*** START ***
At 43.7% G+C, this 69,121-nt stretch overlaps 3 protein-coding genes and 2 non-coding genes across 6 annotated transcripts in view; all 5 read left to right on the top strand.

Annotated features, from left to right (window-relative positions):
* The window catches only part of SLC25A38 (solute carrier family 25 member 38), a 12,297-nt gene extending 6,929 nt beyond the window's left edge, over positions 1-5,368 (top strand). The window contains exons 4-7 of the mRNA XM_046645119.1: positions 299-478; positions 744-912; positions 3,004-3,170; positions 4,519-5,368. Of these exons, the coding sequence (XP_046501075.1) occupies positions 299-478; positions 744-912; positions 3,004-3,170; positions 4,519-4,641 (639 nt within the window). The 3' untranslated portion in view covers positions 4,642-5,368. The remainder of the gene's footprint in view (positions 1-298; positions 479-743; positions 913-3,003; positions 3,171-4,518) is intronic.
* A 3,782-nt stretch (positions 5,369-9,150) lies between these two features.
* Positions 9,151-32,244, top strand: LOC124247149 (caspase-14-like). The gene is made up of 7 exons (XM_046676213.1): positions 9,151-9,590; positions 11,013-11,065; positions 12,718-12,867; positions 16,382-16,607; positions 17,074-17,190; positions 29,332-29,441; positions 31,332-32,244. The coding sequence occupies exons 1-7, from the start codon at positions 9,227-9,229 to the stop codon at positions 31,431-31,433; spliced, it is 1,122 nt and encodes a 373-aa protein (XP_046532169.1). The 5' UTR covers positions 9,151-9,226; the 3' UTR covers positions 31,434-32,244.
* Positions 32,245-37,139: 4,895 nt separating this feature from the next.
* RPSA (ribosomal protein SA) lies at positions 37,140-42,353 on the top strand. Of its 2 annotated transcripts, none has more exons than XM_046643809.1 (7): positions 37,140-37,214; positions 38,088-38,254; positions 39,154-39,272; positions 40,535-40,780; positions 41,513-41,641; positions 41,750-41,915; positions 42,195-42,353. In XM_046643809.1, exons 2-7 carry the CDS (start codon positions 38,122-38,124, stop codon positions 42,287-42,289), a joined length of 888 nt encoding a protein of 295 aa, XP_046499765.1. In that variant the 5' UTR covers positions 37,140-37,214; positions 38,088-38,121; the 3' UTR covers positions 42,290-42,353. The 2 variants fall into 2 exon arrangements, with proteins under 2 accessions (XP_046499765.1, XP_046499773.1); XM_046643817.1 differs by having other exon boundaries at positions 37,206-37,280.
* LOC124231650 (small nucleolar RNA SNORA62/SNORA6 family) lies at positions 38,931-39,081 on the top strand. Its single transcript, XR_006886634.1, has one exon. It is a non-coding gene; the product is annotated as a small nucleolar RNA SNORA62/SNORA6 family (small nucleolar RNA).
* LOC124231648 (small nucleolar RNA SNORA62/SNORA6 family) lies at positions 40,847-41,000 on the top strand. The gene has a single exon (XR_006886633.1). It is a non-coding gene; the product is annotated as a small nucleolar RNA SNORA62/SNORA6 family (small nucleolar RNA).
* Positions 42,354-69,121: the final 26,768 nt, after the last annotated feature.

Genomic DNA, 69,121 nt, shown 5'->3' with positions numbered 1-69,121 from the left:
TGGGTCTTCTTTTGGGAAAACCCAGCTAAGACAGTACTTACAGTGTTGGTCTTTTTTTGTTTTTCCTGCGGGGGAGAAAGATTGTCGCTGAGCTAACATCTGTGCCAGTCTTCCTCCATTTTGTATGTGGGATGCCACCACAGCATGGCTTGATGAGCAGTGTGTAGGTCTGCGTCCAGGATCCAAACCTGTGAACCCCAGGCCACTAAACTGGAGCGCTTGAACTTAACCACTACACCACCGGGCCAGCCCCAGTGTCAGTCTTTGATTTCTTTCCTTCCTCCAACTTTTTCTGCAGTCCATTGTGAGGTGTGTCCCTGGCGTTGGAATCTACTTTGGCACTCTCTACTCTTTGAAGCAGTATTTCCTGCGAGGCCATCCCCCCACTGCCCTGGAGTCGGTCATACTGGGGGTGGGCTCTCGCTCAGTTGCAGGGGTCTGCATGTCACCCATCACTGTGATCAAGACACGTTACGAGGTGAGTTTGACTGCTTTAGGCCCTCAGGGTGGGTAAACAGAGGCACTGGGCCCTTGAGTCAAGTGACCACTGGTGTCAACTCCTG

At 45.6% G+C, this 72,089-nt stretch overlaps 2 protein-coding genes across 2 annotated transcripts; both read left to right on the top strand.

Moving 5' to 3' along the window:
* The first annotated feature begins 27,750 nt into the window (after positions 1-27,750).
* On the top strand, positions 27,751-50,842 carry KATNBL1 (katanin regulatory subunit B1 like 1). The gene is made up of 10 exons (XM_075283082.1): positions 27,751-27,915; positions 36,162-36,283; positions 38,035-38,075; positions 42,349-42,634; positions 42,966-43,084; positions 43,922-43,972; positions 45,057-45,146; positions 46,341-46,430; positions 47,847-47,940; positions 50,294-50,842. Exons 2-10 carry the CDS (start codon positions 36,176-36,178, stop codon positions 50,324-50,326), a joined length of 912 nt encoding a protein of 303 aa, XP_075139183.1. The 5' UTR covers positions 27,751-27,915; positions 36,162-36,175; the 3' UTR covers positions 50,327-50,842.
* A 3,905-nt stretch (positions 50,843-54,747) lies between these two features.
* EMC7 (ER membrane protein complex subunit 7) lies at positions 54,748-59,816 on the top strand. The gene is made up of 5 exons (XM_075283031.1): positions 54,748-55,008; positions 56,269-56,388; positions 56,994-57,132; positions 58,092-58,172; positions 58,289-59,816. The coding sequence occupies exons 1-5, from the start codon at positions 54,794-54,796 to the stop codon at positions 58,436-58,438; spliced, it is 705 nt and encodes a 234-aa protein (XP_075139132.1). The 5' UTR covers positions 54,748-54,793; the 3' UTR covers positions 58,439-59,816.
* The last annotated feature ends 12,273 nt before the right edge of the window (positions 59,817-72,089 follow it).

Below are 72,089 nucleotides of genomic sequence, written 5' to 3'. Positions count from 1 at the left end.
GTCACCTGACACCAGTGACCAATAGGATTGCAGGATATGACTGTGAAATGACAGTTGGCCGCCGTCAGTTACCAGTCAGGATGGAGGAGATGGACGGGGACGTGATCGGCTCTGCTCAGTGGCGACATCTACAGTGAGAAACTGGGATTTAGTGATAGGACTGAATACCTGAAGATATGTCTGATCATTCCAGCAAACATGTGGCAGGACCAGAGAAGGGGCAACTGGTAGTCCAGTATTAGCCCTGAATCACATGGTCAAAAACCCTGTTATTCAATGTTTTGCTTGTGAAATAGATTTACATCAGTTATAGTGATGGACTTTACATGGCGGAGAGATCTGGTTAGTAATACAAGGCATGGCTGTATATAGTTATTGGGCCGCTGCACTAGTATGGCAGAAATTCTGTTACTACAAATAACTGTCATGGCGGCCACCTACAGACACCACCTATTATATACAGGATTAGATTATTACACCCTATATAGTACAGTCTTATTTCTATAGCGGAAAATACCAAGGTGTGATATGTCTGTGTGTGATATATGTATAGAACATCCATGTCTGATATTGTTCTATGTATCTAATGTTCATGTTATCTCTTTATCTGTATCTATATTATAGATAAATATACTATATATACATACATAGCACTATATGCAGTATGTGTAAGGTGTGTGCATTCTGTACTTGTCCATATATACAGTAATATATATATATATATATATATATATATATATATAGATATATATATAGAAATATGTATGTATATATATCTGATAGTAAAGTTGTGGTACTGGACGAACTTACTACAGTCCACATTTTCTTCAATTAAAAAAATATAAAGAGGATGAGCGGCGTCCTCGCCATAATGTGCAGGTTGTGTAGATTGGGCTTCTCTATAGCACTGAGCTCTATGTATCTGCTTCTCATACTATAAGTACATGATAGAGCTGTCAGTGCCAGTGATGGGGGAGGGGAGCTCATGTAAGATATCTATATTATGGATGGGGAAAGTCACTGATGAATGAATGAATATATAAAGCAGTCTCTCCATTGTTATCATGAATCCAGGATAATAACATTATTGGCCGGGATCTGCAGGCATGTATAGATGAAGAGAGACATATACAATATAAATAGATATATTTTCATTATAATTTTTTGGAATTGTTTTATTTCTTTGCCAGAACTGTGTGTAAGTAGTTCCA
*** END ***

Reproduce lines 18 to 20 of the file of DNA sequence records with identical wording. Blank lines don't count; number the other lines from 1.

* EMC7 (ER membrane protein complex subunit 7) lies at positions 54,748-59,816 on the top strand. The gene is made up of 5 exons (XM_075283031.1): positions 54,748-55,008; positions 56,269-56,388; positions 56,994-57,132; positions 58,092-58,172; positions 58,289-59,816. The coding sequence occupies exons 1-5, from the start codon at positions 54,794-54,796 to the stop codon at positions 58,436-58,438; spliced, it is 705 nt and encodes a 234-aa protein (XP_075139132.1). The 5' UTR covers positions 54,748-54,793; the 3' UTR covers positions 58,439-59,816.
* The last annotated feature ends 12,273 nt before the right edge of the window (positions 59,817-72,089 follow it).

Below are 72,089 nucleotides of genomic sequence, written 5' to 3'. Positions count from 1 at the left end.